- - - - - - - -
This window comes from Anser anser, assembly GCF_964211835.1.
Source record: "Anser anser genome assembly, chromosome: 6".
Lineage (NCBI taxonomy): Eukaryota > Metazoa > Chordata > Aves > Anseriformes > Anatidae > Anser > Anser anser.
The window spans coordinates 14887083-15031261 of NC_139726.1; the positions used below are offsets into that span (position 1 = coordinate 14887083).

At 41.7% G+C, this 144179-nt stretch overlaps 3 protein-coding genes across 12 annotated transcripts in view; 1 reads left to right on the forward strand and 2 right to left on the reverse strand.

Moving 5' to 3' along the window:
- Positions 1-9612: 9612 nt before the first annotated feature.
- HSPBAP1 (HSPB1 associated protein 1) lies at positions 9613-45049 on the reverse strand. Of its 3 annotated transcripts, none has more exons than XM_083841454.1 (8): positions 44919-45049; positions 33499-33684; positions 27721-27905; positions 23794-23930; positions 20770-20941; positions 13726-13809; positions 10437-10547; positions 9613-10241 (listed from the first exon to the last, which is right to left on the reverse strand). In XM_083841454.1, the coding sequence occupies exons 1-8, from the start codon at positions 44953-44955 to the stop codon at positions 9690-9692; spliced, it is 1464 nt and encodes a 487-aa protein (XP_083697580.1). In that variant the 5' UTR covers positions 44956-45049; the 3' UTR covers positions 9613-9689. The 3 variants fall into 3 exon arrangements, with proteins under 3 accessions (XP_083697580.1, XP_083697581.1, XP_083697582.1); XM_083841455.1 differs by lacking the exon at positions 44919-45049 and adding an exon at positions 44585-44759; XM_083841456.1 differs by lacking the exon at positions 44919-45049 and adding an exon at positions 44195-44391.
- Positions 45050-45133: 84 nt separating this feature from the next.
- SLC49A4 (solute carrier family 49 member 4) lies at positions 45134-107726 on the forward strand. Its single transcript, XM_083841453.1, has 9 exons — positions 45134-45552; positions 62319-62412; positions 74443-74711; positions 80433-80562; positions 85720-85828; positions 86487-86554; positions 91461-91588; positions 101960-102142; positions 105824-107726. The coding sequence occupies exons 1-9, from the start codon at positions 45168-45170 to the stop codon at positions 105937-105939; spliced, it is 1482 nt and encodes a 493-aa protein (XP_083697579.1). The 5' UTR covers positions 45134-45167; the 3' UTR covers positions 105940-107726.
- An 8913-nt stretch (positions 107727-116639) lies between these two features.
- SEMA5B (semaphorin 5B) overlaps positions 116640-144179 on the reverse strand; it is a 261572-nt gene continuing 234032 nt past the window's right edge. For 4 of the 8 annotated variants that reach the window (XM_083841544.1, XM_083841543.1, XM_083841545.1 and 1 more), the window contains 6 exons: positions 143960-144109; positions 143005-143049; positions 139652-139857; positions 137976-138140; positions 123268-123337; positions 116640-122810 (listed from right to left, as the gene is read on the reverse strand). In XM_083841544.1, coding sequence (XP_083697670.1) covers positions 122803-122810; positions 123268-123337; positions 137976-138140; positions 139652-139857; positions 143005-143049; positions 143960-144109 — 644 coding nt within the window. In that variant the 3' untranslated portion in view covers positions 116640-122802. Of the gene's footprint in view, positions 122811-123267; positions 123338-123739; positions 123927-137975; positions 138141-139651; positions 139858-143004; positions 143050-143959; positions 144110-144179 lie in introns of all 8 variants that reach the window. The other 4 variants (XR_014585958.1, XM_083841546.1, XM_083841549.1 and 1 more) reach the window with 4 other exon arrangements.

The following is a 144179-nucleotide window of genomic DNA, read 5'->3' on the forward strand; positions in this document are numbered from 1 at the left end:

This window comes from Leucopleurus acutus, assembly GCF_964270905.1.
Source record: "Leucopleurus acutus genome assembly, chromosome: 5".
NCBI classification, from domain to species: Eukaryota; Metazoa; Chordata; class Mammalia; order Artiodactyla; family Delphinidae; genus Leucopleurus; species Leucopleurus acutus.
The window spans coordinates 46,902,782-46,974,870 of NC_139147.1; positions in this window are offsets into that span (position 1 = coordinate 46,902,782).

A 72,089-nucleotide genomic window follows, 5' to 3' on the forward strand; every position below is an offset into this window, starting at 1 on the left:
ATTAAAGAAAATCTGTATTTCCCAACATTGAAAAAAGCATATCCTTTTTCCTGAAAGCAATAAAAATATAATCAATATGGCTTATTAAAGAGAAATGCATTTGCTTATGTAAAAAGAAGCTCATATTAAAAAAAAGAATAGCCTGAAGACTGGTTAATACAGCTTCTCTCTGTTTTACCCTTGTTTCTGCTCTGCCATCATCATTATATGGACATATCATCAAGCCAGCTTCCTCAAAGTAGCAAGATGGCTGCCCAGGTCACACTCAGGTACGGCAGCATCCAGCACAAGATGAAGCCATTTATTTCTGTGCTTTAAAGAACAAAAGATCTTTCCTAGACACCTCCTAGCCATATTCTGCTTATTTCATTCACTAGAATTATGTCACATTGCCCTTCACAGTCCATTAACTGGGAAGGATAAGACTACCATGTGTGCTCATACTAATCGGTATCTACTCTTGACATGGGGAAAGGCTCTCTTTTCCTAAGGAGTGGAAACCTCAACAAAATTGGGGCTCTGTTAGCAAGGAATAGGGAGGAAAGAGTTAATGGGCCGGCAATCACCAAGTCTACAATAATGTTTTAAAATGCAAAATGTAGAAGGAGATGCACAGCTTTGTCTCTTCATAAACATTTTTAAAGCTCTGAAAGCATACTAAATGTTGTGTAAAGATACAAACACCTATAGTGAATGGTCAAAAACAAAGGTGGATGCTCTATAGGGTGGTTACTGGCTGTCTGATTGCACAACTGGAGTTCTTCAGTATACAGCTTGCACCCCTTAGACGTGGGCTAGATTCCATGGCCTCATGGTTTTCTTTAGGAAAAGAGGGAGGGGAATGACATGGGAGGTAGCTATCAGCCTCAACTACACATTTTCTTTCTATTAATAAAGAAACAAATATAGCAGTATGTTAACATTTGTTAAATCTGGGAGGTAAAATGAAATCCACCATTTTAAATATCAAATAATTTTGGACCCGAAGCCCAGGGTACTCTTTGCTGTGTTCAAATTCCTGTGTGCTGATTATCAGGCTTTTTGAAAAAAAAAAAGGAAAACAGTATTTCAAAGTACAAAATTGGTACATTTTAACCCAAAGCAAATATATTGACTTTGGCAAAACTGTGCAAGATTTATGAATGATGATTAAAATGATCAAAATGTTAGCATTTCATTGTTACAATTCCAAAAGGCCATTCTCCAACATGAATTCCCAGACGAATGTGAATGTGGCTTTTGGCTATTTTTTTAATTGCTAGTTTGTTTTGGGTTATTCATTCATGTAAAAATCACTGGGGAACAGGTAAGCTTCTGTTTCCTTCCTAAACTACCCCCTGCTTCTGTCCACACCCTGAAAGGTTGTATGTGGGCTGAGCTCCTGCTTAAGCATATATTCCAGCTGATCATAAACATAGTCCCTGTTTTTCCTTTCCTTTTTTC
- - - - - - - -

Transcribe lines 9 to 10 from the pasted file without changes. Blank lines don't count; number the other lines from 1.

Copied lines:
- Positions 45050-45133: 84 nt separating this feature from the next.
- SLC49A4 (solute carrier family 49 member 4) lies at positions 45134-107726 on the forward strand. Its single transcript, XM_083841453.1, has 9 exons — positions 45134-45552; positions 62319-62412; positions 74443-74711; positions 80433-80562; positions 85720-85828; positions 86487-86554; positions 91461-91588; positions 101960-102142; positions 105824-107726. The coding sequence occupies exons 1-9, from the start codon at positions 45168-45170 to the stop codon at positions 105937-105939; spliced, it is 1482 nt and encodes a 493-aa protein (XP_083697579.1). The 5' UTR covers positions 45134-45167; the 3' UTR covers positions 105940-107726.